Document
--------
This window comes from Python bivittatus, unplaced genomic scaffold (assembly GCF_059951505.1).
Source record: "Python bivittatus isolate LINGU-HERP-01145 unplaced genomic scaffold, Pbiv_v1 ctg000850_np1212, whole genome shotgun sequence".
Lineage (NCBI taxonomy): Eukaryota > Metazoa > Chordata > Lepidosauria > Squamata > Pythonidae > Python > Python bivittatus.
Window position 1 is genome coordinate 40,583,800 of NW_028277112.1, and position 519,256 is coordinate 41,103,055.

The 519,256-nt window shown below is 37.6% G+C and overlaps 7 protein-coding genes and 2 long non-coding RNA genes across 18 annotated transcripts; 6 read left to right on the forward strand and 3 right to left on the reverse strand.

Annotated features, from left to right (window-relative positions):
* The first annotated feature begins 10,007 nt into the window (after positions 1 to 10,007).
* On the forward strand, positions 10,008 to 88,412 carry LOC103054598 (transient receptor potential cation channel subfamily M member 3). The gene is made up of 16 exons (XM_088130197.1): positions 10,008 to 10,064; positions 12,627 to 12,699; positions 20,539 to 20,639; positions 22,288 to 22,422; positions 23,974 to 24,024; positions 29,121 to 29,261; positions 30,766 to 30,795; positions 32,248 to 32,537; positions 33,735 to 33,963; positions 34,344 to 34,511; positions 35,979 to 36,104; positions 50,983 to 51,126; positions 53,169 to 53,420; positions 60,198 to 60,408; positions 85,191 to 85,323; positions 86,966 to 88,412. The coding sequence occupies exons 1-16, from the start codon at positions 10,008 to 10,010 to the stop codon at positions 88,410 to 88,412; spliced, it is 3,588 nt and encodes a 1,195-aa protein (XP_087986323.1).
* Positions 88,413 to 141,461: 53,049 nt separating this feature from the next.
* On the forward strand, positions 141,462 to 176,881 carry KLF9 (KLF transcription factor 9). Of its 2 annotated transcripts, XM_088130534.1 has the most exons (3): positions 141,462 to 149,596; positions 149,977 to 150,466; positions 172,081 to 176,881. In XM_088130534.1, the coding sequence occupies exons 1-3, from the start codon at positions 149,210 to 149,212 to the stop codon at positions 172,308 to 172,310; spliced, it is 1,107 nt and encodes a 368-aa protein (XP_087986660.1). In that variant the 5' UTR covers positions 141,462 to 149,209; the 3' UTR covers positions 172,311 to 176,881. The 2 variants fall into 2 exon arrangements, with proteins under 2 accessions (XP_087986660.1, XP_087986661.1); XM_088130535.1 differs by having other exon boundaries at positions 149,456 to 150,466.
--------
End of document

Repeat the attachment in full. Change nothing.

This window comes from Python bivittatus, unplaced genomic scaffold (assembly GCF_059951505.1).
Source record: "Python bivittatus isolate LINGU-HERP-01145 unplaced genomic scaffold, Pbiv_v1 ctg000850_np1212, whole genome shotgun sequence".
Lineage (NCBI taxonomy): Eukaryota > Metazoa > Chordata > Lepidosauria > Squamata > Pythonidae > Python > Python bivittatus.
Window position 1 is genome coordinate 40,583,800 of NW_028277112.1, and position 519,256 is coordinate 41,103,055.

The 519,256-nt window shown below is 37.6% G+C and overlaps 7 protein-coding genes and 2 long non-coding RNA genes across 18 annotated transcripts; 6 read left to right on the forward strand and 3 right to left on the reverse strand.

Annotated features, from left to right (window-relative positions):
* The first annotated feature begins 10,007 nt into the window (after positions 1 to 10,007).
* On the forward strand, positions 10,008 to 88,412 carry LOC103054598 (transient receptor potential cation channel subfamily M member 3). The gene is made up of 16 exons (XM_088130197.1): positions 10,008 to 10,064; positions 12,627 to 12,699; positions 20,539 to 20,639; positions 22,288 to 22,422; positions 23,974 to 24,024; positions 29,121 to 29,261; positions 30,766 to 30,795; positions 32,248 to 32,537; positions 33,735 to 33,963; positions 34,344 to 34,511; positions 35,979 to 36,104; positions 50,983 to 51,126; positions 53,169 to 53,420; positions 60,198 to 60,408; positions 85,191 to 85,323; positions 86,966 to 88,412. The coding sequence occupies exons 1-16, from the start codon at positions 10,008 to 10,010 to the stop codon at positions 88,410 to 88,412; spliced, it is 3,588 nt and encodes a 1,195-aa protein (XP_087986323.1).
* Positions 88,413 to 141,461: 53,049 nt separating this feature from the next.
* On the forward strand, positions 141,462 to 176,881 carry KLF9 (KLF transcription factor 9). Of its 2 annotated transcripts, XM_088130534.1 has the most exons (3): positions 141,462 to 149,596; positions 149,977 to 150,466; positions 172,081 to 176,881. In XM_088130534.1, the coding sequence occupies exons 1-3, from the start codon at positions 149,210 to 149,212 to the stop codon at positions 172,308 to 172,310; spliced, it is 1,107 nt and encodes a 368-aa protein (XP_087986660.1). In that variant the 5' UTR covers positions 141,462 to 149,209; the 3' UTR covers positions 172,311 to 176,881. The 2 variants fall into 2 exon arrangements, with proteins under 2 accessions (XP_087986660.1, XP_087986661.1); XM_088130535.1 differs by having other exon boundaries at positions 149,456 to 150,466.